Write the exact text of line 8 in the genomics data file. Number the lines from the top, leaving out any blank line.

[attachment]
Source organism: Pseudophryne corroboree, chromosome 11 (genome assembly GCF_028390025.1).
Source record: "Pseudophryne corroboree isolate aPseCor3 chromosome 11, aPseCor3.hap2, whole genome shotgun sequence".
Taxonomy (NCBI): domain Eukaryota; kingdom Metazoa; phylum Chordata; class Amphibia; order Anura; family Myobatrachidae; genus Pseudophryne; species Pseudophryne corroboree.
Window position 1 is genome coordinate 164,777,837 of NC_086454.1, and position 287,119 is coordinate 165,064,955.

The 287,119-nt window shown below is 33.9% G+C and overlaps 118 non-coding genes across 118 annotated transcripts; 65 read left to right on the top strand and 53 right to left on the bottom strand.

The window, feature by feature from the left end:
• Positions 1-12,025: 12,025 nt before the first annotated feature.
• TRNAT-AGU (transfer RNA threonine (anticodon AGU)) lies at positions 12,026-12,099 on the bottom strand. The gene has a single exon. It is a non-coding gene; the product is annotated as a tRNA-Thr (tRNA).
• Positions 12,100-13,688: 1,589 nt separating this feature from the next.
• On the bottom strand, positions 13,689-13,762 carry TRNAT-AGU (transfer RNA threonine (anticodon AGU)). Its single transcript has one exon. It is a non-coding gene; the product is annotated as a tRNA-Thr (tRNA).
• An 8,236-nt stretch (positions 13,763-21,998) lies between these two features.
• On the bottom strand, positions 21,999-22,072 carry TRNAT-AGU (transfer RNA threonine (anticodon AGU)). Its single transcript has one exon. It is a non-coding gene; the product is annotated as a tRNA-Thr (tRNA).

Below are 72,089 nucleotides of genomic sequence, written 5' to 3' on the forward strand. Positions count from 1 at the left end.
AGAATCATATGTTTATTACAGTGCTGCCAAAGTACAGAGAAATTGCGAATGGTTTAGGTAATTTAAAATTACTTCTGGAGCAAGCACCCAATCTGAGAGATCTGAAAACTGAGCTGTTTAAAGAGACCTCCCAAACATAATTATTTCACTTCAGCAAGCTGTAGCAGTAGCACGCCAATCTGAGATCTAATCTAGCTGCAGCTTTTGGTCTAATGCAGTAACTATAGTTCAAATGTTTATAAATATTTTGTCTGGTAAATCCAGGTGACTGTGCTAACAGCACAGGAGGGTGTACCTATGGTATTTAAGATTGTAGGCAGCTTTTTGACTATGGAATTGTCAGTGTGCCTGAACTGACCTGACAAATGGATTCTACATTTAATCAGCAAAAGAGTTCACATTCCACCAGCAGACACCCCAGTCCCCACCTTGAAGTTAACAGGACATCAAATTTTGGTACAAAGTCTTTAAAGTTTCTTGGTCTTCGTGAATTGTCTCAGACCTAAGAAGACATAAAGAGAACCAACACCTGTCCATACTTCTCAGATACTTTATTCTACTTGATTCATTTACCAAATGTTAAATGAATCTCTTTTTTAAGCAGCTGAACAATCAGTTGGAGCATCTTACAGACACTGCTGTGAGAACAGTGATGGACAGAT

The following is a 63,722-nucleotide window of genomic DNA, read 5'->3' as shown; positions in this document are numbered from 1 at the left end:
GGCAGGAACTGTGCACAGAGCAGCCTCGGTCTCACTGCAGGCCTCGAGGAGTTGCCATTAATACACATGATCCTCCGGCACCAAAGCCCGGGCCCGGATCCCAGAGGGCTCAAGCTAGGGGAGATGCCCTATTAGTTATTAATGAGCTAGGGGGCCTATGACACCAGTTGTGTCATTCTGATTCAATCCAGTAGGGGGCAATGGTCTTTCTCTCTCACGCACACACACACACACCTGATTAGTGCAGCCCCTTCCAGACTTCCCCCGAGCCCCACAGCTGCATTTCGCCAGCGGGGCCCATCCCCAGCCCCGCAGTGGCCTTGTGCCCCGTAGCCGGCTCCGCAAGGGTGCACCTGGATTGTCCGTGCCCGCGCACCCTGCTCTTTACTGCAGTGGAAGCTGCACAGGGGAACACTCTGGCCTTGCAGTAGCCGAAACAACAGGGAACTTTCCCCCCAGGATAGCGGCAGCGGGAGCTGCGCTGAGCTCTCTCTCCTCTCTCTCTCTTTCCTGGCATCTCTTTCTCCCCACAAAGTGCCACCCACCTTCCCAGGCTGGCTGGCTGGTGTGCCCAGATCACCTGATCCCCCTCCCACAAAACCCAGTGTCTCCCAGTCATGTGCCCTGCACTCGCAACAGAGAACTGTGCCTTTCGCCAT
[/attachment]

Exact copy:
• TRNAT-AGU (transfer RNA threonine (anticodon AGU)) lies at positions 12,026-12,099 on the bottom strand. The gene has a single exon. It is a non-coding gene; the product is annotated as a tRNA-Thr (tRNA).